My mother always took responsibility for my homework. ‘Do you have homework today? How about you do it before dinner, then it’s done? When’s that assignment due? Haven’t you started it yet?’ It was always a bone of contention and stress in our household. She took control of my homework, so it wasn’t my responsibility, it was hers, but I had to do it.

When I had my own children, I stopped taking responsibility for their homework pretty early on. They soon learnt that if they didn’t do it, the teacher would tell them off – and they didn’t like that! They were warned by me, so they knew what was coming – but I made it their responsibility for them to do their work. Sure, I’d help them, and I’d remind them, but without it being my problem or responsibility.

And as they grew up, it became an interest factor and a source of discussion material. ‘What assignments do you have? What are they on? Do you need any help?’

The same went for their toys and possessions. I’d say ‘Don’t leave that on the floor, someone will tread on it and break it.’ Sure enough, said toy would eventually get trodden on and broken. Tears would flow. The toy would NOT be replaced. They soon learnt. My toy, my responsibility to keep it safe.

I think the litigious mindset of western societies these days truly reflects our shift in taking responsibility for our actions – something bad has happened, so I must blame someone. And hell no, I’m not blaming me – I don’t do anything wrong!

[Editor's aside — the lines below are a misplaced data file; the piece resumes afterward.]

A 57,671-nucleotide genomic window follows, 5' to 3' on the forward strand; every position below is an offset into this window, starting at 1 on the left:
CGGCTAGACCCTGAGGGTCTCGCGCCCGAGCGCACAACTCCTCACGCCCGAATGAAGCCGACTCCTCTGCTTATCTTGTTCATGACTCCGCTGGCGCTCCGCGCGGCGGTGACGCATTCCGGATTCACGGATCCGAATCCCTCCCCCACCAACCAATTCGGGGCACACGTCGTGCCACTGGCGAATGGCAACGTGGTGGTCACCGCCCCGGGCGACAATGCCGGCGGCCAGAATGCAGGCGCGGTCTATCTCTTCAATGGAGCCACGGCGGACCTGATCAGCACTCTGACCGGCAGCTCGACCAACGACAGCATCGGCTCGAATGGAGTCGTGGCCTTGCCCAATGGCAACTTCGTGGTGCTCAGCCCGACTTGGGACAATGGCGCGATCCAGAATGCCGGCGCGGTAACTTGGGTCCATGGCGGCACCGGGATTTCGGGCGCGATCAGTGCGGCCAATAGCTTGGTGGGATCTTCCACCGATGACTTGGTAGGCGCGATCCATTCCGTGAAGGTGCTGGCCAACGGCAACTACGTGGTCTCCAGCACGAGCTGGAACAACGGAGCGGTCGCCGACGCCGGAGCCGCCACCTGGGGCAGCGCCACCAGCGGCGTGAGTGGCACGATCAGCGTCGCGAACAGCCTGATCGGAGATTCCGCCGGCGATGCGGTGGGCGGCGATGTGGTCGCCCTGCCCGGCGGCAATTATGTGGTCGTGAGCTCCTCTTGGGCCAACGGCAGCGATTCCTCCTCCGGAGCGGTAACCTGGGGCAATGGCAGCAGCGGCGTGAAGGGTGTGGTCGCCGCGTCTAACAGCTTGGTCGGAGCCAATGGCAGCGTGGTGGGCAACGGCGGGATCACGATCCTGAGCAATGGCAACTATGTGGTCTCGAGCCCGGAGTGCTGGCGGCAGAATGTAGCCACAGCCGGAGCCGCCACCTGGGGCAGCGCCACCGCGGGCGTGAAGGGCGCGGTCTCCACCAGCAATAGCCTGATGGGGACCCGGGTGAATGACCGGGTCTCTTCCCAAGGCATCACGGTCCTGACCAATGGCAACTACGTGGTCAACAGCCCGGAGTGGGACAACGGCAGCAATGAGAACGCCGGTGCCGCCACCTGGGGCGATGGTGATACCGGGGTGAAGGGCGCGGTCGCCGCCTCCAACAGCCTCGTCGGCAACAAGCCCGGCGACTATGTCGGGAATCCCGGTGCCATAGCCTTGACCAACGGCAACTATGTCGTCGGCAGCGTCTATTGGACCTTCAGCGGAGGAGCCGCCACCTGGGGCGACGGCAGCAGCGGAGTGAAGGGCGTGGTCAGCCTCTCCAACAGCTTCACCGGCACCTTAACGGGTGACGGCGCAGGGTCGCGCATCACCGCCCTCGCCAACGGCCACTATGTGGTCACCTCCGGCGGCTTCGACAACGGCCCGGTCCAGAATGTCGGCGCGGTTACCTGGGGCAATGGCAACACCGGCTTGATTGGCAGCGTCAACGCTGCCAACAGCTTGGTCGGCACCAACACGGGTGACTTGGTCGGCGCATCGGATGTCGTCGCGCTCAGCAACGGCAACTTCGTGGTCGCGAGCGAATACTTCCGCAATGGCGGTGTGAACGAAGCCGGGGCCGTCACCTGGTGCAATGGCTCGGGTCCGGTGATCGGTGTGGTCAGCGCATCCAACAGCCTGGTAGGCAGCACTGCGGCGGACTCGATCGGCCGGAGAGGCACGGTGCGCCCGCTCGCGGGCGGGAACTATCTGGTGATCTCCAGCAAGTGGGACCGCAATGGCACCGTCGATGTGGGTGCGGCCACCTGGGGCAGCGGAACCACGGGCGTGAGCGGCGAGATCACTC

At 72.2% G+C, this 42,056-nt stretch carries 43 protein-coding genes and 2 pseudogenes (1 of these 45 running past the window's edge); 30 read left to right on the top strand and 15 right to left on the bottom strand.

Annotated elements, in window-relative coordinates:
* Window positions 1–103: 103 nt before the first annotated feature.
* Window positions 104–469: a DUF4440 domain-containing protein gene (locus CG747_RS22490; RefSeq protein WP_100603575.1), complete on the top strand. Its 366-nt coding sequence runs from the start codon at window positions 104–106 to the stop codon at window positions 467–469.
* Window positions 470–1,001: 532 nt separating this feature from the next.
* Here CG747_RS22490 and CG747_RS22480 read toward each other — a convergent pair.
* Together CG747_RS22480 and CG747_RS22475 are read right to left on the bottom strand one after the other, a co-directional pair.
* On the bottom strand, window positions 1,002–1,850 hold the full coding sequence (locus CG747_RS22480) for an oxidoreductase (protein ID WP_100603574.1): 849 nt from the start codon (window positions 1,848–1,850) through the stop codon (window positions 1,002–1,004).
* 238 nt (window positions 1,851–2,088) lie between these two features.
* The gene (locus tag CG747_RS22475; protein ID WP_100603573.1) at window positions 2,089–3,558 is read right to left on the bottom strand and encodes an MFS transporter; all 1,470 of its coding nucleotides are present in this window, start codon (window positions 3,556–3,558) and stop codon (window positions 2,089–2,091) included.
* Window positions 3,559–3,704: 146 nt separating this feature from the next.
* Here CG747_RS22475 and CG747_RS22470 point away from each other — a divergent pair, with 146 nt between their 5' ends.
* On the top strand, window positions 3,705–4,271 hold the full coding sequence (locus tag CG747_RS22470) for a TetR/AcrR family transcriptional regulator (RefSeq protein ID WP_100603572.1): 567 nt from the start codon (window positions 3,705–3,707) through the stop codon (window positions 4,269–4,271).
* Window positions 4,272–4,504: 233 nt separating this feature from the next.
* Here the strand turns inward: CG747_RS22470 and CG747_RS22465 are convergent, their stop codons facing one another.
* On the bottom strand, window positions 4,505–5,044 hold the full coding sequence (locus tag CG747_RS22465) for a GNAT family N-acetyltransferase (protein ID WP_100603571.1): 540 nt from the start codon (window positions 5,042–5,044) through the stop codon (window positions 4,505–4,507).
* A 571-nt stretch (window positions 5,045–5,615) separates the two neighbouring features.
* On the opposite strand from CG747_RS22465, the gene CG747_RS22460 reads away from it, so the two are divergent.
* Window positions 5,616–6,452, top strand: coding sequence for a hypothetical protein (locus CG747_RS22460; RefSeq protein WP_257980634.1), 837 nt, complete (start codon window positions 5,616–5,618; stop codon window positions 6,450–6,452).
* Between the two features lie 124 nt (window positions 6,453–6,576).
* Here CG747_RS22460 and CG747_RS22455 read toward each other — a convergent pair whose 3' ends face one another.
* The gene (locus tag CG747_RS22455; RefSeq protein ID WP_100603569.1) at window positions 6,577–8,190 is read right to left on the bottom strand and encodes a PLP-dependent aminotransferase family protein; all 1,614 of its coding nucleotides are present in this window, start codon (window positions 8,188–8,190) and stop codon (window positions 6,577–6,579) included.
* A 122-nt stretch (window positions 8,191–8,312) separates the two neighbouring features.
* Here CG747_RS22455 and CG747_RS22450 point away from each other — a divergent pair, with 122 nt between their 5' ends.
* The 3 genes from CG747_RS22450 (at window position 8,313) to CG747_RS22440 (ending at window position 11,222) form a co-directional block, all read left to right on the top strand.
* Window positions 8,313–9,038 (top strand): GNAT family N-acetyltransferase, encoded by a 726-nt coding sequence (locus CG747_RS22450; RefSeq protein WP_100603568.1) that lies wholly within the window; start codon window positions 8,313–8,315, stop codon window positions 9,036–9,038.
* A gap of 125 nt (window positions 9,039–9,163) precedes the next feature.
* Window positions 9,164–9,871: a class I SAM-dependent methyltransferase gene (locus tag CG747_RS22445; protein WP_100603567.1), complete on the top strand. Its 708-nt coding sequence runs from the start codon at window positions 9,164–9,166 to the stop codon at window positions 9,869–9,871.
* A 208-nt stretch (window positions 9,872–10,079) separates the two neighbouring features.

But deep down we know when we have done something wrong, when we’re at least a little bit to blame. No matter what a person says on the outside, only the truly delusional truly believe that they’re not at fault in any way.

So when we bury that knowledge, when we spout blame and point fingers at others, it’s in a desperate attempt to hide the truth of the matter. And when you start doing that, you start living a lie.

‘This copper pulled me over for speeding – he targeted me because I’m on my P-plates.’

‘The bloody boss is a crackpot – all I did was put the saw down without turning it off first. I mean, no one died, did they?’

And when you start living a lie, people start trying to catch you at it – and the hunter becomes the hunted – the haunted – the victim – the one who nothing good ever happens to.

So if you’re a parent, do your child a favour and let them take responsibility for their actions.

If they nick something from the local shop, explain to them that they wouldn’t like it if someone stole something from them, would they? Then explain that they have to take it back and apologise. Ring the shopkeeper, ask them to take it seriously (but not too seriously – don’t want to scare the kid from doing the right thing next time!) and take the kid up, with the nicked item, and hold their hand while they apologise and hand it back. Then tell them how proud you are of them for doing the right thing.

If they forget to take their homework in because they’ve been slack, then don’t run it up to school – let them cop a minus mark for not handing it in on time. Mind you, if they’re normally really good about handing their work in and perhaps have had a lot on their plate, then it doesn’t hurt to once – just once! – support them by running it up if it really has to be in that day – but never make a habit of it.

And so on. And we need to do the same ourselves – if we stuff up, we need to own up. Show our children that we’re human too, that it’s okay to make a mistake, so long as we do our best to ‘own’ it and to make amends wherever possible. 

After all, we’re all human, and if we expect others to remember that, then we have to remember it, too.

Leave a Reply

Your email address will not be published.